The Obama administration is preparing to put in place yet another delay in ObamaCare, forestalling a wave of insurance policy cancelations that are mandated by law in the Affordable Care Act (ACA). In doing so, some of the negative repercussions of ObamaCare will be delayed until well after the November 2014 midterm election.
The political journalists at the Washington Post are no fools, they must surely realize the nakedly political nature of the move, but the reader would not get that from Amy Goldstein's coverage in March 5 print article, which editors buried at the item at the bottom of page A6 with the bland headline, "Americans may be able to keep old health-care plans longer under rewrite of rules." What's more, Goldstein waited until the eighth and final paragraph to give a fleeting, misleading account of Republican criticism:
Congressional Republicans who have been trying to derail the law did not wait for the administration’s announcement to begin their criticism. “Another day, another delay,” House Energy and Commerce Committee Chairman Fred Upton (Mich.) said, adding that “unilateral delays and administrative changes to the . . . law have become commonplace.”
Of course, that's a very selective quoting from Rep. Upton's statement which avoided the heart of the criticism: the Obama administration is acting above the law by ignoring the very plain requirements the ACA places on the administration to faithfully execute the law as written.
Here's Upton's March 4 statement in full, with the portion underlined being the portion which the Post excerpted and the portion in bold being the heart of Upton's criticism:
Another day, another delay. Unilateral delays and administrative changes to the president’s signature health care law have become commonplace, and not surprisingly, reports indicate another delay is imminent. The Hill reports, “As early as this week, according to two sources, the White House will announce a new directive allowing insurers to continue offering health plans that do not meet Obamacare’s minimum coverage requirements.” As the health care law became a reality last fall, millions of Americans were suddenly faced with unexpected and unwelcome cancelation notices despite the president’s repeated promise, “If you like your health care plan, you will be able to keep your health care plan, period. No one will take it away, no matter what.”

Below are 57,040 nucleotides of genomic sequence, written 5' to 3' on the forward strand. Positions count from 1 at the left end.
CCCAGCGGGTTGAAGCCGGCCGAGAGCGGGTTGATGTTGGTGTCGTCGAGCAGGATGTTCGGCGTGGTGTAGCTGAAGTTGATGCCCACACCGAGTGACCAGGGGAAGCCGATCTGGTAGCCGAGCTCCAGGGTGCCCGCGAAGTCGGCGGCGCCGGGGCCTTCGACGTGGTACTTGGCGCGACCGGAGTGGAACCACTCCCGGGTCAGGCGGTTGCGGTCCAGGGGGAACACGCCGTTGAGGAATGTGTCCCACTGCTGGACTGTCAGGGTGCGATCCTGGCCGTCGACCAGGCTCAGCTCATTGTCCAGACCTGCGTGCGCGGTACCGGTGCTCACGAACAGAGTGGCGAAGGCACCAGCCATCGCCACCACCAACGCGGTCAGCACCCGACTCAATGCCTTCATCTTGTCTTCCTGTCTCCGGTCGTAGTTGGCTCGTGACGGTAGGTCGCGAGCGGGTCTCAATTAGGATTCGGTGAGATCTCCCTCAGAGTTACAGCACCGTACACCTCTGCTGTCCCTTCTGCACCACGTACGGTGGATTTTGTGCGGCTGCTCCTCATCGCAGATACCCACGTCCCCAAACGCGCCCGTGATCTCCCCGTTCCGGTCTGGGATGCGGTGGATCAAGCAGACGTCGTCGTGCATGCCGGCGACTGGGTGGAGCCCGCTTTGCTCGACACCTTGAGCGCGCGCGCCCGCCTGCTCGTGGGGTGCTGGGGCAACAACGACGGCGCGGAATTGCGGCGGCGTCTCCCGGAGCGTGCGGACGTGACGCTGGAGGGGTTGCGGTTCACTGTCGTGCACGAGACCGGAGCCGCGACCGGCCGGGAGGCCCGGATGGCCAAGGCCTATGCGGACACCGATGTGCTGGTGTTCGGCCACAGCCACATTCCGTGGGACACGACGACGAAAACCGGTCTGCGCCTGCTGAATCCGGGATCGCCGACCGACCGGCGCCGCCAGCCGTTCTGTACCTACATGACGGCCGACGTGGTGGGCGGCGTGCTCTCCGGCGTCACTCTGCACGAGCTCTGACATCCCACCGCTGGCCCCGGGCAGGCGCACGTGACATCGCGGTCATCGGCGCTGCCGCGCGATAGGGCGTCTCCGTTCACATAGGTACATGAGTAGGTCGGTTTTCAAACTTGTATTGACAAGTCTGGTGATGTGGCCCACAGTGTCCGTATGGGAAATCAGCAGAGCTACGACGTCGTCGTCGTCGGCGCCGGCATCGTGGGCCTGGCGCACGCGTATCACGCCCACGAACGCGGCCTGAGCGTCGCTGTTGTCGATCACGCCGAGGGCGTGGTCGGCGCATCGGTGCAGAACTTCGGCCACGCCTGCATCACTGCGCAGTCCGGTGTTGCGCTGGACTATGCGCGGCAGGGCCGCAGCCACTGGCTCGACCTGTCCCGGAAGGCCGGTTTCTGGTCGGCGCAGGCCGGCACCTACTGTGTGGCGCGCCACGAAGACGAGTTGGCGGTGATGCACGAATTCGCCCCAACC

What’s worse is it was not until a strong bipartisan majority voiced their support for Energy and Commerce Committee Chairman Fred Upton’s (R-MI) Keep Your Health Plan Act that the White House did anything to address the president’s infamous broken promise. In fact, the White House threatened to veto the legislation, which was approved by a vote of 261 to 157.
“Another end run around Congress does not excuse the administration from its countless broken health care promises,” said Upton. “The administration’s priorities are upside down, putting political considerations ahead of protecting the American people. This is not leadership. The president should work with Congress as the Founding Fathers designed to protect all the families and businesses hurt by this law. It is time for fairness for all.”
Upton's point, and it's a criticism echoed by other Republicans, is that President Obama simply cannot pull out a pen and cross out and rewrite portions of ObamaCare as he sees fit. The president's approach violates the letter and the spirit of the Constitution and our system of separation of powers. It also threatens the rule of law since the president is acting as though he were not bound by the law but that the law is malleable to his will.
The Washington Post did a great disservice to its readers by failing to accurately report the nature of Republican criticism of the move, as well as by failing to exercise any skepticism about the nakedly political nature of throwing up such a delay in a crucial election year for Mr. Obama's congressional allies.